Nelson, Hogan wouldn't be happy with lack of big names in field this week

Nelson, Hogan wouldn’t be happy with lack of big names in field this week

No. 10 Matt Kuchar is the highest-ranked player in the field at this week's Byron Nelson.
Fred Vuich/SI

IRVING, Texas — It’s time to pause and consider, WWBBS — What Would Ben and Byron Say?

Last week’s field at the Crown Plaza Invitational at Colonial, a storied event that legendary Ben Hogan won five times, was a bit weak. Not even the lure of his legend could make up for a lousy date on the PGA Tour schedule. The Colonial was the week after The Players, which follows the popular Wells Fargo Championship. With the Memorial Tournament and the U.S. Open coming up, the last two weeks in May are apparently must-not-play zones for the top players.

The highest-ranked player in the field here at the HP Byron Nelson Championship is Matt Kuchar, No. 10 in the world. The European Tour, meanwhile, is holding one of its biggest events this week, the BMW PGA Championship, so there are no Europeans to bolster the field.

So what would Ben Hogan and Byron Nelson say about the state of the two Texas tour stops, which as recently as the late 1990s were fairly prestigious and popular tournaments? It wouldn’t be good.

At Colonial last week, Hogan’s black 1989 Cadillac (with a vinyl roof) was parked in a reserved spot. The sign read: “Ben Hogan 5-Time Champion.” It was a nice piece of history. Tour player Mark Wilson tweeted a picture of himself posing next to it. Colonial also has a larger-than-life bronze statue of Hogan that overlooks the 18th green, and a trophy room in the clubhouse with lots of Hogan memorabilia, including a display case of the Hogan Award, which is given annually to the best college golfer.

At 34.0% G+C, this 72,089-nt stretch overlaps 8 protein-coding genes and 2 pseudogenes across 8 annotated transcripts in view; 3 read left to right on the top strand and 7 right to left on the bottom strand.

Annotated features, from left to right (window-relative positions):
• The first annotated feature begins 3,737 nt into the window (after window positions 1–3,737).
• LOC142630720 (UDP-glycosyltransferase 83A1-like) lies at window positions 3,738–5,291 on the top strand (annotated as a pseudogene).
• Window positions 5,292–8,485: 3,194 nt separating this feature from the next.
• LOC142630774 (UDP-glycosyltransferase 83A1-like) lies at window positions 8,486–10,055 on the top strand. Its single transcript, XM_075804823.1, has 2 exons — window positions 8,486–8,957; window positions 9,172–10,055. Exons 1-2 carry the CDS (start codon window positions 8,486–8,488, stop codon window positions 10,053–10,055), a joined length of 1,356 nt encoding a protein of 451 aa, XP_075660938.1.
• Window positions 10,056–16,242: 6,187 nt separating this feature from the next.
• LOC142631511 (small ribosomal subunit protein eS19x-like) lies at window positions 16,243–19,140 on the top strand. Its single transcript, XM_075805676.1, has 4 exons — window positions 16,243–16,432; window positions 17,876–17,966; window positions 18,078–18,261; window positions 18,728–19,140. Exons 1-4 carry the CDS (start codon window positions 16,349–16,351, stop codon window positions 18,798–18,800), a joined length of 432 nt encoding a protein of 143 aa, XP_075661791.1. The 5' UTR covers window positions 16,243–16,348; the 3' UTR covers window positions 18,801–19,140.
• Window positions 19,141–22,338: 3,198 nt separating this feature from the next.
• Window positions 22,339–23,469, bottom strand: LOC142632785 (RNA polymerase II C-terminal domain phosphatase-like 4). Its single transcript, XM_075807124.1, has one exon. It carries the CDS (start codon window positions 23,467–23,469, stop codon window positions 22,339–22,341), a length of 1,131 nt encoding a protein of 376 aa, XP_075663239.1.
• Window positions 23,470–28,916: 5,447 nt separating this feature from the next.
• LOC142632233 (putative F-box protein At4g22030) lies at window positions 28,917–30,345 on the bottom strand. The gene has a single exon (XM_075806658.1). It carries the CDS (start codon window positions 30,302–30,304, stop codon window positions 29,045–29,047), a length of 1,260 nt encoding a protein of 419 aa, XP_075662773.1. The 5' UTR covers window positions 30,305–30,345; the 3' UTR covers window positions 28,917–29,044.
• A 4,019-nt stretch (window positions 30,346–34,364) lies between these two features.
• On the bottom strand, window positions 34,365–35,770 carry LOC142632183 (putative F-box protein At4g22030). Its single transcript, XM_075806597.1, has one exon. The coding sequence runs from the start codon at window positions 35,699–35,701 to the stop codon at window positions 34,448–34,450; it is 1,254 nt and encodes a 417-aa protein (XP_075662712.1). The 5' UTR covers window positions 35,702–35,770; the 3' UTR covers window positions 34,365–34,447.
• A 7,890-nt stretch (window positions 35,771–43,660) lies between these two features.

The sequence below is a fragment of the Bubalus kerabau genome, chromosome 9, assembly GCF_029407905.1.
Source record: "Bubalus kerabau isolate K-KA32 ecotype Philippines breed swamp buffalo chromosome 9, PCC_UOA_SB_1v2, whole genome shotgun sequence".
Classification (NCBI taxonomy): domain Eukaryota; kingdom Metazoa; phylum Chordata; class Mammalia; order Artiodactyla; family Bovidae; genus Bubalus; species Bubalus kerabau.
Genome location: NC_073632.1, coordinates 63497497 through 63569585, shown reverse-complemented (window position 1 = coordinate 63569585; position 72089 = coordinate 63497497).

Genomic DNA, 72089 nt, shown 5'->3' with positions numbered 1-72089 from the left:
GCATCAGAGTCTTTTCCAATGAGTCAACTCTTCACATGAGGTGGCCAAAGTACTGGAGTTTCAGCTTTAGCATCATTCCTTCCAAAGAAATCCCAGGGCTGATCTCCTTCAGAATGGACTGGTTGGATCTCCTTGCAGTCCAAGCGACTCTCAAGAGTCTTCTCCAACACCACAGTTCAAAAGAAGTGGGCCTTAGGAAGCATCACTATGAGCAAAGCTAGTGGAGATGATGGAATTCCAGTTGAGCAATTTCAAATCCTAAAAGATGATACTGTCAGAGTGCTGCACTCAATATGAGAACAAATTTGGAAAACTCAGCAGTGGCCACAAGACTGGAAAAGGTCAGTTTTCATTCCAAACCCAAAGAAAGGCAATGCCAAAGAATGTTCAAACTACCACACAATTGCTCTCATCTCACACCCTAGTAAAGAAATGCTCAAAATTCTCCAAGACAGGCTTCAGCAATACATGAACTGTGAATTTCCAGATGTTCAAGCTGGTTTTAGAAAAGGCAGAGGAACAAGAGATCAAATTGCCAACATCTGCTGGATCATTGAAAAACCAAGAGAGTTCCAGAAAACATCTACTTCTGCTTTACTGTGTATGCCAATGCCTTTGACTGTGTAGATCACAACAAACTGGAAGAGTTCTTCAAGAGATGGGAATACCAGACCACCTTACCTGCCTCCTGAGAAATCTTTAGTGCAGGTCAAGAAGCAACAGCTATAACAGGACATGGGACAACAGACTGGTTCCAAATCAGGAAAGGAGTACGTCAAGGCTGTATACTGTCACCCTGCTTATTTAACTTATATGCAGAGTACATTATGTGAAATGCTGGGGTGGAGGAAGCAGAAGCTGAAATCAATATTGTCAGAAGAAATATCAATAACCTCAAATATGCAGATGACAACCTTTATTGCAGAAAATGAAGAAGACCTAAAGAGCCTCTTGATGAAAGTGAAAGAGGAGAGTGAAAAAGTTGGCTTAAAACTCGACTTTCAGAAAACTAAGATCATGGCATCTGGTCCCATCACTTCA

“I’ve got a beef with the trophy,” Wilson told me last weekend.

Wilson won the Hogan Award in 1996, but he just noticed last week that the trophy’s base is engraved, “Mark Wilson, University of North Texas.” Wilson played at the University of North Carolina. It’ll take more than Wite-Out to fix that error.

What would Ben say?

As a Texan, you’d have to think he and Nelson would be displeased by the lack of respect accorded this month’s back-to-back stops in Texas. There’s a reason the expression is, “Don’t mess with Texas,” instead of “Don’t mess with Wyoming.”

So the Nelson, as locals call this week’s tournament, features only five players among the world’s top 25. There’s Kuchar, plus No. 13 Dustin Johnson, No. 15 Nick Watney, No. 16 K.J. Choi and No. 23 Jason Day, the defending champ. Those missing include Phil Mickelson, who won here in 1996 and finished third in his last appearance here in 2007; 2008 champ Adam Scott, who is stiffing the Nelson for the second straight year; and area resident Hunter Mahan, who made some unwise remarks about the event in The Dallas Morning News last weekend.

Mahan told the paper that he didn’t like the course tee to green, that he doesn’t like the way the greens were redone and that in seven tries, 42nd place is his best finish. If he’d stopped there, he might have been all right. Of course, he didn’t stop there. “It doesn’t suit me, it’s a pain in the butt to play,” Mahan said. “I’m not Tiger Woods. I’m not bringing in the economic impact that he does, so I don’t feel like they’re losing a whole lot with me not being there.”

Mahan got the second half right. But “It’s a pain in the butt to play” is a comment that’s going to follow him around for a long time. Sorry for the inconvenience of having a PGA Tour stop a few miles from your home with a $6.5 million purse, pal. There’s no way anyone should have to play a home game on a course they don’t love for a couple of days, show up for a pro-am and make some amateur golfers feel good, and play a tournament for friends and fans in the area and to support the sponsor if he doesn’t enjoy every minute of it. Yeah, what a pain in the butt that must be.